Back in Anjozorobe and around Andasibe, Calumma gastrotaenia was the common little green chameleon. They live around Ranomafana also, but are not so common. I saw many small green chameleons in the area, but this was the only individual that I identified as Calumma gastrotaenia.

Glaw's Chameleon, Calumma glawi
The common small green chameleon in these parts was Calumma glawi, named in honor of Frank Glaw, co-author of the definitive (though ever more outdated) field guide to herps of Madagascar. On our first night in the area we scoured the roadside vegetation and found 11 of these, along with 60+ other chameleons(!).

Ranomafana Nosed Chameleon, Calumma tjiasmantoi
More than half of those 60+ other chameleons were members of the Calumma nasutum species group, i.e., small brown chameleons with funny noses. I dutifully photographed every individual I found or that was shown to me, and posted them all on iNaturalist where more knowledgeable folks could often distinguish one species of small brown chameleon with a funny nose from the next.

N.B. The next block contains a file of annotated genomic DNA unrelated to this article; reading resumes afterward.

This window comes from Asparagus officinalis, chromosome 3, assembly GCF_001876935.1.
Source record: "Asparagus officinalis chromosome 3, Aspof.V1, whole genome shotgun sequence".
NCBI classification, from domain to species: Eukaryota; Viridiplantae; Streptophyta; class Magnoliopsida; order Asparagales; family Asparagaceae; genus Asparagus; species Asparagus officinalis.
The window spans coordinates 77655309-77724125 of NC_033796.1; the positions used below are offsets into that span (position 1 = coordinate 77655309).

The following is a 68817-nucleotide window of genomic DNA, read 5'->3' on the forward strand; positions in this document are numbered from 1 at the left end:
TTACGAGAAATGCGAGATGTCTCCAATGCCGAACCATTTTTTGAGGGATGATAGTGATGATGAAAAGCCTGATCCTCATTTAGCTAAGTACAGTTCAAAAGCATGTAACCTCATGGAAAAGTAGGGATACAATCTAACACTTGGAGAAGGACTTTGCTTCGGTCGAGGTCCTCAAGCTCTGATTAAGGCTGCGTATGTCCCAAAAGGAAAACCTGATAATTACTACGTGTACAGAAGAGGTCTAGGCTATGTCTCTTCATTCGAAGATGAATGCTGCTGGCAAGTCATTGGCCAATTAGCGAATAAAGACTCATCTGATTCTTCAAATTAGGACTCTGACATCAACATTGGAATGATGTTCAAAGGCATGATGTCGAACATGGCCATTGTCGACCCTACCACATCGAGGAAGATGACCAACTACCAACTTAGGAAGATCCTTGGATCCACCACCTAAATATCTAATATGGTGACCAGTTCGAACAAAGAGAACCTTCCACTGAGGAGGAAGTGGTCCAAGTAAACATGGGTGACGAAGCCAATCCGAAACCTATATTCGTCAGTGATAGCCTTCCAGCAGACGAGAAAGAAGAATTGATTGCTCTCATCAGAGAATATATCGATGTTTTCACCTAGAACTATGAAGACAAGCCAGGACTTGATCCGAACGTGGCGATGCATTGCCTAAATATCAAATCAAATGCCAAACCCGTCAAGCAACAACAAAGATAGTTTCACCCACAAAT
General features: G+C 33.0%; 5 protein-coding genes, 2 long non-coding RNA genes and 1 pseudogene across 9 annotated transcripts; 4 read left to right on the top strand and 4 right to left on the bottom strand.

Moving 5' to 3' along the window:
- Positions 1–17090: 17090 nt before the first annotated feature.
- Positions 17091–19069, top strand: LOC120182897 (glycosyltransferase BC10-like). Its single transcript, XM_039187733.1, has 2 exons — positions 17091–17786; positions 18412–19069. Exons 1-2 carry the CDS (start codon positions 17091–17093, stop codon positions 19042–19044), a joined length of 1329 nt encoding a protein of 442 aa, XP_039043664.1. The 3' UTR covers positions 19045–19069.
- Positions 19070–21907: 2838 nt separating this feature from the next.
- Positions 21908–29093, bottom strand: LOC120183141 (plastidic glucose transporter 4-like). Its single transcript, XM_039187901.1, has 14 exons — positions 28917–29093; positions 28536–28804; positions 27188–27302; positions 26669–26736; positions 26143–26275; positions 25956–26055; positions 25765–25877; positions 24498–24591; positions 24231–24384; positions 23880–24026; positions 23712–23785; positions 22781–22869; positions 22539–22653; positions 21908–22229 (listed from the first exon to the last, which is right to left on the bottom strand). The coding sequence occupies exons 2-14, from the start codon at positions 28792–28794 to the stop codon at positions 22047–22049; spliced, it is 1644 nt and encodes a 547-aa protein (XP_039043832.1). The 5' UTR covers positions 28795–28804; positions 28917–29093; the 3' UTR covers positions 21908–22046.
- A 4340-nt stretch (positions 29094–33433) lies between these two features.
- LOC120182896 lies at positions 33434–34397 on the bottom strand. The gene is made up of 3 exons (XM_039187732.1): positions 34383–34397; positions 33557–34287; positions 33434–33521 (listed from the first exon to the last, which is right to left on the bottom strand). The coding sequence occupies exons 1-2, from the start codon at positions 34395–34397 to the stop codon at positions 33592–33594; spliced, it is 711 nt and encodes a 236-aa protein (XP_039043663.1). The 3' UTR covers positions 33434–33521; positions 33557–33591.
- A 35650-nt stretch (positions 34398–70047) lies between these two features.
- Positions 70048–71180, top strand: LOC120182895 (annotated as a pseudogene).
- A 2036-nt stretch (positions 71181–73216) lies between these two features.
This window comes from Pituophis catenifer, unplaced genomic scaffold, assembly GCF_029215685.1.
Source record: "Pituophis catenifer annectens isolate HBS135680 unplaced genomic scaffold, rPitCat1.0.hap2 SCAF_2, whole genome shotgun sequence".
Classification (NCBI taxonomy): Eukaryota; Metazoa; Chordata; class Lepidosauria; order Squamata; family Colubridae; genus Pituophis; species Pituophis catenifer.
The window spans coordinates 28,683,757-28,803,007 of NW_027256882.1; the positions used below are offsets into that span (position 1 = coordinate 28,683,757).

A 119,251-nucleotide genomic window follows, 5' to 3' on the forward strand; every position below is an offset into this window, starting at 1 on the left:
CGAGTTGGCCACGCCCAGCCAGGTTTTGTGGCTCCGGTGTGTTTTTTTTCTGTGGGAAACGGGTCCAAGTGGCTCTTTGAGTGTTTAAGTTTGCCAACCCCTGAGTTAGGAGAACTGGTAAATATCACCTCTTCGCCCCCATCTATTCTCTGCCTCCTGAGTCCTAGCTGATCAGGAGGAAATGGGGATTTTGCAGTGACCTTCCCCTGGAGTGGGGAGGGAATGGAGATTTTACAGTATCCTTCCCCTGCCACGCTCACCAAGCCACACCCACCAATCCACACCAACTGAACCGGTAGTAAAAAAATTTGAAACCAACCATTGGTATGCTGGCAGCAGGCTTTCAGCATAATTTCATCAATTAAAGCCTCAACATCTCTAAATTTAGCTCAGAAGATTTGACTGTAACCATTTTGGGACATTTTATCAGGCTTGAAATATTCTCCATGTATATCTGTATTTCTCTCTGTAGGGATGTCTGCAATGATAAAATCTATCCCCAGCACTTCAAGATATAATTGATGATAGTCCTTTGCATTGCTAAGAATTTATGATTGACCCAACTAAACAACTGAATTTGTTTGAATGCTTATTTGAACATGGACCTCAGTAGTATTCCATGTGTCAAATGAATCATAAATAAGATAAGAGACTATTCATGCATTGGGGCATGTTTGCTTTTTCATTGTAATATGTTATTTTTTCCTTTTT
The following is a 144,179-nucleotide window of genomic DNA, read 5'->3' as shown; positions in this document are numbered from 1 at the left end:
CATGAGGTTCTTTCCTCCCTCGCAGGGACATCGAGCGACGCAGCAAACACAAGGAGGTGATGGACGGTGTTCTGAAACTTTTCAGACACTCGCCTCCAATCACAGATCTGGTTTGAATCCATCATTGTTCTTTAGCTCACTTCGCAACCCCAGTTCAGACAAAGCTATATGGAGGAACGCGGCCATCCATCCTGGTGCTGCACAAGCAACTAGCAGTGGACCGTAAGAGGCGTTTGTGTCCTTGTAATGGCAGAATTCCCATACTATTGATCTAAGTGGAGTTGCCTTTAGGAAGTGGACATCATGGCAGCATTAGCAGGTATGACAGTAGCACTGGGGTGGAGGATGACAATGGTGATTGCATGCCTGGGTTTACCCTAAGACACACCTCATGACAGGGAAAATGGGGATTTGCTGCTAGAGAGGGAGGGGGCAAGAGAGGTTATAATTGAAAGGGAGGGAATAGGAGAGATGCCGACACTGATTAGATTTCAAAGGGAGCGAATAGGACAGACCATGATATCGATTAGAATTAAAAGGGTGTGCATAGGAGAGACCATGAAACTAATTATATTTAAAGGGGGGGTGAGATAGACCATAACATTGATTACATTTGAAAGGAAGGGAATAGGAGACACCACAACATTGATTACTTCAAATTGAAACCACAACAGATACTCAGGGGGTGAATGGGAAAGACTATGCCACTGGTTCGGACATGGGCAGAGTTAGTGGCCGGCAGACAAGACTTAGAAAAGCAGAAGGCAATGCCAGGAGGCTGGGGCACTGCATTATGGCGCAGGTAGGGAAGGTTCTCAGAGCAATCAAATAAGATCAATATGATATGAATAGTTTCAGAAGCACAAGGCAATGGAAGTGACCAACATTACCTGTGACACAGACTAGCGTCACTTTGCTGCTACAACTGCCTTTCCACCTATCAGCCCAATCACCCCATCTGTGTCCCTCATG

Deceptive Chameleon, Calumma fallax

A few of many as-yet-unidentified members of Calumma nasutum species group

Cryptic Chameleon, Calumma crypticum
We also saw plenty of medium-sized brown chameleons with funny noses.

O'Shaughnessy's Chameleon, Calumma oshaughnessyi, adults
This same roadside habitat also served as home for plenty of these big green chameleons (also with funny noses).

O'Shaughnessy's Chameleon, Calumma oshaughnessyi, juvenile
Little baby O'Shaughnessy's Chameleons are not necessarily green or even greenish, but they have the same distinctive mix of bigger scales (the dark spots here) and smaller scales.

Canopy Chameleon, Furcifer willsii, juvenile